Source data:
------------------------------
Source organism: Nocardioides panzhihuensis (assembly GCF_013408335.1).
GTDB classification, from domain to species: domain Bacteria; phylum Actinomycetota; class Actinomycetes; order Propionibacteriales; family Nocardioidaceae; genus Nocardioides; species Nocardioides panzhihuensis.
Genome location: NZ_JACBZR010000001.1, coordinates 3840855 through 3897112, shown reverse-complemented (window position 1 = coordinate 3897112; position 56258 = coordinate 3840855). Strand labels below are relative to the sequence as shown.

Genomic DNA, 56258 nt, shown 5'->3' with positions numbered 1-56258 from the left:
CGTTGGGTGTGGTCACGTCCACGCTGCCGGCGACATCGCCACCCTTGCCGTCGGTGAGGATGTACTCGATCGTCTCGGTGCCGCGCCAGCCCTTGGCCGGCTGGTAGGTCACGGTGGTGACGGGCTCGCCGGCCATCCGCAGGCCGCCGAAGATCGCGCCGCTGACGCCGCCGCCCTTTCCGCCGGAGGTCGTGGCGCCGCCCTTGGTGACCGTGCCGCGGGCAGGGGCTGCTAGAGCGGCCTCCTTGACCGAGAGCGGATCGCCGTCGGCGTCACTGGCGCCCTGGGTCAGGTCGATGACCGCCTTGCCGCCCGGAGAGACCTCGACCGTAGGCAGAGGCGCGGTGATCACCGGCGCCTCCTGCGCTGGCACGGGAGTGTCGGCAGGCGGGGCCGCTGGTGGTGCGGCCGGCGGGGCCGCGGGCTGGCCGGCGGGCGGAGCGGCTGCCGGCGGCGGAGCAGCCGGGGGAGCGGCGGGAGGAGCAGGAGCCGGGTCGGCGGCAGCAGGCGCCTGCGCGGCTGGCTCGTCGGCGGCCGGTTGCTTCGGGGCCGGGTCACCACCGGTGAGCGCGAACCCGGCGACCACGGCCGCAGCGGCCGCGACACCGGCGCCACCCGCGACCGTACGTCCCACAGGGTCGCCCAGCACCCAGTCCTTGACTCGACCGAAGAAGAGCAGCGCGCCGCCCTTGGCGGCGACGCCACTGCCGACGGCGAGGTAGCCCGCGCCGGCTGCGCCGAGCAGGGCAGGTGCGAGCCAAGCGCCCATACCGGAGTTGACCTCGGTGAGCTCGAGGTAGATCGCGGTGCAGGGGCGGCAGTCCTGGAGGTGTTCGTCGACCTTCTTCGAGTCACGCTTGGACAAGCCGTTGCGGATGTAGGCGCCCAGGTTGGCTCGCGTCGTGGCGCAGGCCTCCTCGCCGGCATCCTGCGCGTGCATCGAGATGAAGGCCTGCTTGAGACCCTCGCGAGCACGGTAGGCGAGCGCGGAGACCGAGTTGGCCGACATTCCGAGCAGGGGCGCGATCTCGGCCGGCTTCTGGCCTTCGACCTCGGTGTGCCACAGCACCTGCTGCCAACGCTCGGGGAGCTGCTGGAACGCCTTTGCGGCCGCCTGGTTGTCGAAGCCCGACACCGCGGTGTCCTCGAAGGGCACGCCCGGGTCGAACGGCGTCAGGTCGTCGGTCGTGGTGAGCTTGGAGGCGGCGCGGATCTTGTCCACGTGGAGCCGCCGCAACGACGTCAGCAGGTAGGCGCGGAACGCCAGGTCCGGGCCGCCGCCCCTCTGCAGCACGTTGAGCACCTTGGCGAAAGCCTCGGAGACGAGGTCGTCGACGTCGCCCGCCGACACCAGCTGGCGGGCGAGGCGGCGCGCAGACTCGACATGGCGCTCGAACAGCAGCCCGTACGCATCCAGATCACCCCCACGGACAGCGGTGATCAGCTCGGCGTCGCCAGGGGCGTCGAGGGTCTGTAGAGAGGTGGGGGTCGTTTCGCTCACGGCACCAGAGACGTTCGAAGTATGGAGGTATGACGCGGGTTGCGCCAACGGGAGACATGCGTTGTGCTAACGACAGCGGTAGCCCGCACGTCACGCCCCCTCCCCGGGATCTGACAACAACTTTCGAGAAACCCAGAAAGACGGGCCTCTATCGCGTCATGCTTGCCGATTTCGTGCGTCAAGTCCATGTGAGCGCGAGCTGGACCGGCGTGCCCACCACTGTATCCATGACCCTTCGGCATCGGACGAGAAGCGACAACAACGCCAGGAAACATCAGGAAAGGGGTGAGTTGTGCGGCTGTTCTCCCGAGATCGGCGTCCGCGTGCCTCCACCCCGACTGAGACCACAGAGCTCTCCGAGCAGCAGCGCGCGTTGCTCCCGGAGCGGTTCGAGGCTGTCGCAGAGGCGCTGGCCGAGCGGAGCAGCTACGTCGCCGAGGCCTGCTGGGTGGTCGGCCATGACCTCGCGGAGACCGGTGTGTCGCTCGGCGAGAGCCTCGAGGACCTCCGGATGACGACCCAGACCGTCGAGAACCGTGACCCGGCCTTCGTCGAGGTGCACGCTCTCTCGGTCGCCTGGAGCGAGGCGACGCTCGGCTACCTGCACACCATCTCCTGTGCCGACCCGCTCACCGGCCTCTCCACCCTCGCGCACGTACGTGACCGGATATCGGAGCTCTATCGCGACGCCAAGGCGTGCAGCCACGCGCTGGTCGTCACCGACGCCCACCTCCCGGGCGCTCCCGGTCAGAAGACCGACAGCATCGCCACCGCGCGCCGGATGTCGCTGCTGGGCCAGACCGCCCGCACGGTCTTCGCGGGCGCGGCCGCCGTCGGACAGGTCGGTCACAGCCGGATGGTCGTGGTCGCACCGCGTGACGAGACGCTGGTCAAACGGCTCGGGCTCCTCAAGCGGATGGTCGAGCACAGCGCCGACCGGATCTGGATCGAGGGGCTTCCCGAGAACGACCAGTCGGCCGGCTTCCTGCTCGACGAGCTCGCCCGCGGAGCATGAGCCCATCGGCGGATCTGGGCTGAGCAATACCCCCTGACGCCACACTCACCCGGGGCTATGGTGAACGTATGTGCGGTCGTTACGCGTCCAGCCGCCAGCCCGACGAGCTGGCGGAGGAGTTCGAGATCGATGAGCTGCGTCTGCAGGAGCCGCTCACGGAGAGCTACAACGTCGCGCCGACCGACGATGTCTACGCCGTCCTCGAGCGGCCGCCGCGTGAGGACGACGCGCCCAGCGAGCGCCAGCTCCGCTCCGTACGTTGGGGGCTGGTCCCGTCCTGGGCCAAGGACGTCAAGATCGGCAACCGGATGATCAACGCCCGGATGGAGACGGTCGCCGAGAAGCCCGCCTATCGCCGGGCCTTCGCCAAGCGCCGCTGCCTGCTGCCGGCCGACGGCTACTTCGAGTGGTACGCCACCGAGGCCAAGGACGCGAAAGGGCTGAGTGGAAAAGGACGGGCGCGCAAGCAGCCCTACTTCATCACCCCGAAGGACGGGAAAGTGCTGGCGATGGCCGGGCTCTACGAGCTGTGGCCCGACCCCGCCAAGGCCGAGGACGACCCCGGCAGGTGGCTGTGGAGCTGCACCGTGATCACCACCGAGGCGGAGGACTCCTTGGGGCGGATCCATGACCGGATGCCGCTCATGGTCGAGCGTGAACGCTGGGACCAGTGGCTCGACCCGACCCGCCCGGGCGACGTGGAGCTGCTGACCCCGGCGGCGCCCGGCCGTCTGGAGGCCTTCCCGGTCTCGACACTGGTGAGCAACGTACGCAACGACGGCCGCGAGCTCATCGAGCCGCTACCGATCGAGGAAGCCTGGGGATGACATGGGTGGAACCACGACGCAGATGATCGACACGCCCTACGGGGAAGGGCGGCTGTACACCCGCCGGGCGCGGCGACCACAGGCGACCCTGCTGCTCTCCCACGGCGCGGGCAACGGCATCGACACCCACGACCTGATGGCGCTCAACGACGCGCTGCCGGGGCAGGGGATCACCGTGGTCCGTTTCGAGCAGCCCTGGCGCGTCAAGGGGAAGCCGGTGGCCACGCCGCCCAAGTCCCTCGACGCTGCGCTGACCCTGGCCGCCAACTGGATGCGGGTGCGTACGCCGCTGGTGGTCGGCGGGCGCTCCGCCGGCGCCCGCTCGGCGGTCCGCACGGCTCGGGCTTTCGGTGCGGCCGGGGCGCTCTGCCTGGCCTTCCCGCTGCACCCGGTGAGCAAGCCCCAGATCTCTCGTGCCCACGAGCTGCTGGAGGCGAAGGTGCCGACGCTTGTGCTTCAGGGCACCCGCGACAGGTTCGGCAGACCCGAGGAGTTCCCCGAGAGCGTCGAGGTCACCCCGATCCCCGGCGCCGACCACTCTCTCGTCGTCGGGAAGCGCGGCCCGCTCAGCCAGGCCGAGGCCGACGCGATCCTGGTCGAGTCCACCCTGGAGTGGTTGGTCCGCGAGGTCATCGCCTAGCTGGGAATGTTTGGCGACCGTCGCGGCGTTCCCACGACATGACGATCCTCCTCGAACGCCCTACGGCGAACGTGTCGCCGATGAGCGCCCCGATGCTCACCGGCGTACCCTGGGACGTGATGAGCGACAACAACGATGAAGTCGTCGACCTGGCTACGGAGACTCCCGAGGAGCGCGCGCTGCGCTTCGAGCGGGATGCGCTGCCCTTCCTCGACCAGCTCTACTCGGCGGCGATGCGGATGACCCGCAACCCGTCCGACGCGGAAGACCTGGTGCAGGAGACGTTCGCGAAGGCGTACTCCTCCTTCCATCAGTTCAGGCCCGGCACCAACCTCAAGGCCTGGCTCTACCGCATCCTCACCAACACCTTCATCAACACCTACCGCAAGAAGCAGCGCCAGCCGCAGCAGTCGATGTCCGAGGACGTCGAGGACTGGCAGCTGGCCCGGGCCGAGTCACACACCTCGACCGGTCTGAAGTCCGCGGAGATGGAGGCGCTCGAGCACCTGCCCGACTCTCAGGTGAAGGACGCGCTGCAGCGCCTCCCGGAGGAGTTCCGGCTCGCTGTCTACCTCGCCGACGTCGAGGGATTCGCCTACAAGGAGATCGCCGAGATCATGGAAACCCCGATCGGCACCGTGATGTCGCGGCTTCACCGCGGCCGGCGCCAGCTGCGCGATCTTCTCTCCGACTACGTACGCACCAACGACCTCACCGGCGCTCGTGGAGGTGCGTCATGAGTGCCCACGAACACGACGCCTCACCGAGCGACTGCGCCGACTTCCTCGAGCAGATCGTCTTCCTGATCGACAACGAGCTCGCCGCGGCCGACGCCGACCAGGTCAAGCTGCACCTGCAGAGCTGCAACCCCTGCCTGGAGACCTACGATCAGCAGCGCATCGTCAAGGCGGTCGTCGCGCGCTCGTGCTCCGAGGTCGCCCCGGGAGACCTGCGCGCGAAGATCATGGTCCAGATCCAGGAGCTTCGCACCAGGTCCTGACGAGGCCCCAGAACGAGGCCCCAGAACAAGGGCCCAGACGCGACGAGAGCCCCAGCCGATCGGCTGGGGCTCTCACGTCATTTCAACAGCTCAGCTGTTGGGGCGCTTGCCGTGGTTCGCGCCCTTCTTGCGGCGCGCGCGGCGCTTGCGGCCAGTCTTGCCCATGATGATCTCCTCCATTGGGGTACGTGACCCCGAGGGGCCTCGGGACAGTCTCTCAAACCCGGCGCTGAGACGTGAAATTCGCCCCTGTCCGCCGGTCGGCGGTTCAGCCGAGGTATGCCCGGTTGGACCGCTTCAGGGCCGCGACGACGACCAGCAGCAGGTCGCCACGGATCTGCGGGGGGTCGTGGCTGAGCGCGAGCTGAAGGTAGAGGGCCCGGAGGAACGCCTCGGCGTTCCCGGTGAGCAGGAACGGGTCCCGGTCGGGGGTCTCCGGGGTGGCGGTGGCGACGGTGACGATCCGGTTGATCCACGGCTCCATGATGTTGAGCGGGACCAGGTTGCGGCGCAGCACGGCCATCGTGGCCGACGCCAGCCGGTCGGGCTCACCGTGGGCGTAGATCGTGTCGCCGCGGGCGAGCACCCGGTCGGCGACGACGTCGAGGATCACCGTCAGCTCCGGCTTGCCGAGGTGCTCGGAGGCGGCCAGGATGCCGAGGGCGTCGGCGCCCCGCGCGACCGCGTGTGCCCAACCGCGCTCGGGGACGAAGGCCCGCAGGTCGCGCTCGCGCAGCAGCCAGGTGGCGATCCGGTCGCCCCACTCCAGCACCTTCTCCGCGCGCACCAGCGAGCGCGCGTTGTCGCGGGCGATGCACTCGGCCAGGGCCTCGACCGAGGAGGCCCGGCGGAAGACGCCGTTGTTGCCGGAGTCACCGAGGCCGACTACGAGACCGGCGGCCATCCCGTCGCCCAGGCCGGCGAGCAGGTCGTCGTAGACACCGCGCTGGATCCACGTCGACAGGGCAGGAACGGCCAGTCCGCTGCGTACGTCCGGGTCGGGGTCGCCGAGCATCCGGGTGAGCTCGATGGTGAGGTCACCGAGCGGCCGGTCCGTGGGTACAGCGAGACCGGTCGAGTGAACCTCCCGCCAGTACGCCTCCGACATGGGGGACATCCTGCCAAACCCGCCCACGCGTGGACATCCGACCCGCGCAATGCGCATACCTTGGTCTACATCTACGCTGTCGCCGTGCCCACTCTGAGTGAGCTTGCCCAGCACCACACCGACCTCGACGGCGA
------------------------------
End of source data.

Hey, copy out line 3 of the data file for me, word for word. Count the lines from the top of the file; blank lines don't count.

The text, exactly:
Genome location: NZ_JACBZR010000001.1, coordinates 3840855 through 3897112, shown reverse-complemented (window position 1 = coordinate 3897112; position 56258 = coordinate 3840855). Strand labels below are relative to the sequence as shown.